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DAVID SPEED - Q&A

David Speed is a multi-disciplinary artist whose current focus is neon painting. The artist is fascinated by light and shadow and creates work that plays with that drama.He relishes the challenge of painting on a small scale using spray paint and pushing the limitations of what is achievable in that medium.


CAN YOU INTRODUCE YOURSELF? My name is David Speed, I’m a neon street artist from East London


IF YOU COULD SUMMARISE YOUR WORK IN ONE SENTENCE WHAT WOULD IT BE?

Bright, Bold, ‘Illuminating’ neon murals


ARE THERE ANY STORIES BEHIND THE PEOPLE YOU PAINT?

Street art is all about stories. There are definitely some stories from the portraits that I chose to paint, but more fun for me is hearing the stories that the public have about my work.


WHAT IS YOUR FAVOURITE PIECE?

I don’t have a favourite piece. I’m very critical of my own work!


HAVE YOU CONSIDERED SHOWCASING YOUR ART IN OTHER CITIES?

I would love to paint in other cities as soon as we can travel again :)


YOU HAVE A UNIQUE STYLE. WHY DO YOU USE ONLY NEON PAINT?

One of the reasons I chose to use neon paint is because it is unique, and there is no one else doing anything similar. I love bright bold colours and it’s really cool to be known for a colour – followers of mine know my work from a distance, just because of the colour.


WHAT MADE YOU WANT TO DO THIS PROFESSIONALY?

As I was growing up, culture had a narrative that art wasn’t a job or career, that it didn’t mean much and that it was disposable. This is still very much the case as art is being cut from the curriculum in many schools. I want to prosper in a career that most people told me wouldn’t be possible and to help other artists to.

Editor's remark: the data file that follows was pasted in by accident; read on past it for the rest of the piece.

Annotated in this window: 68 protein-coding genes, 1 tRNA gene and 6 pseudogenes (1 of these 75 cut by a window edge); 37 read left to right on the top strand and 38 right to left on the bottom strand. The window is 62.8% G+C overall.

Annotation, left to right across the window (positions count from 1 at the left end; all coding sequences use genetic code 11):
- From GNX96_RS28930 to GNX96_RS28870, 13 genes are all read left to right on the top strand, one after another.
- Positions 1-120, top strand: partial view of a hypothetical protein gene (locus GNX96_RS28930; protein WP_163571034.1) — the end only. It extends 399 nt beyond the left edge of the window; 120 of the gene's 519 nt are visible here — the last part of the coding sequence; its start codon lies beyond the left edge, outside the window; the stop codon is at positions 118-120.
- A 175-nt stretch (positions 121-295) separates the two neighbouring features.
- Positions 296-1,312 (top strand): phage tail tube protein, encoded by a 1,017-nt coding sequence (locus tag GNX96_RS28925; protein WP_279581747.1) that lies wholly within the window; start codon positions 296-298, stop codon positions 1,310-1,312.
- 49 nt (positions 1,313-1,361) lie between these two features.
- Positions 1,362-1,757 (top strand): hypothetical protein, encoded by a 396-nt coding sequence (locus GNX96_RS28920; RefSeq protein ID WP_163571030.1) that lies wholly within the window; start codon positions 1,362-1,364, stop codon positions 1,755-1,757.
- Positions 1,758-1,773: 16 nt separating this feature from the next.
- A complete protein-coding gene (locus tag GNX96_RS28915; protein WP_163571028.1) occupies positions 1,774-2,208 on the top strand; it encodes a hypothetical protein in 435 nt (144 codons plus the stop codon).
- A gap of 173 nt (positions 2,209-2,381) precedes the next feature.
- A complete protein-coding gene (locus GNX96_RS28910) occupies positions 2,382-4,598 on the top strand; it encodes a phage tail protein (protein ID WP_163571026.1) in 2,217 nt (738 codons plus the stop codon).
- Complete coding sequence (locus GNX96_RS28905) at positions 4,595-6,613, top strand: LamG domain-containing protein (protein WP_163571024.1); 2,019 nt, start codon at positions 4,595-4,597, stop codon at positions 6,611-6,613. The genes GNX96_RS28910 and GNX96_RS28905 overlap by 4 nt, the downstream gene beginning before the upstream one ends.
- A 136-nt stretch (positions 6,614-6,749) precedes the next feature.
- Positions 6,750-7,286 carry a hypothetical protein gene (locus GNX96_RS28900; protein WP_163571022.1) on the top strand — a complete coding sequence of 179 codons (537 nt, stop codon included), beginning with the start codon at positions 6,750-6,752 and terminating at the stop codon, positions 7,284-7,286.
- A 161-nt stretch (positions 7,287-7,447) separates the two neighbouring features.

YOUR PAINTINGS SHOW DIVERSITY. IS THIS SOMETHING YOU WANT YOUR ART TO BE KNOWN FOR?

East London is a melting pot of cultures and I thing that is a brilliant thing. I’m inspired by this area on a daily basis but I don’t see certain members of my community represented in mainstream media. I think representation is important so it’s something I’ll continue to do.


SINCE YOU STARTED IN 2010 HAVE YOU NOTICED A CHNAGE IN THE GENERAL PUBLIC'S VIEW AROUND GRAFFITI? It’s definitely much more accepted now and I think the public are able to recognise that there is a lot of good art to be found in the street – just because the work is outside, it doesn’t make it less important than work hanging in a gallery.













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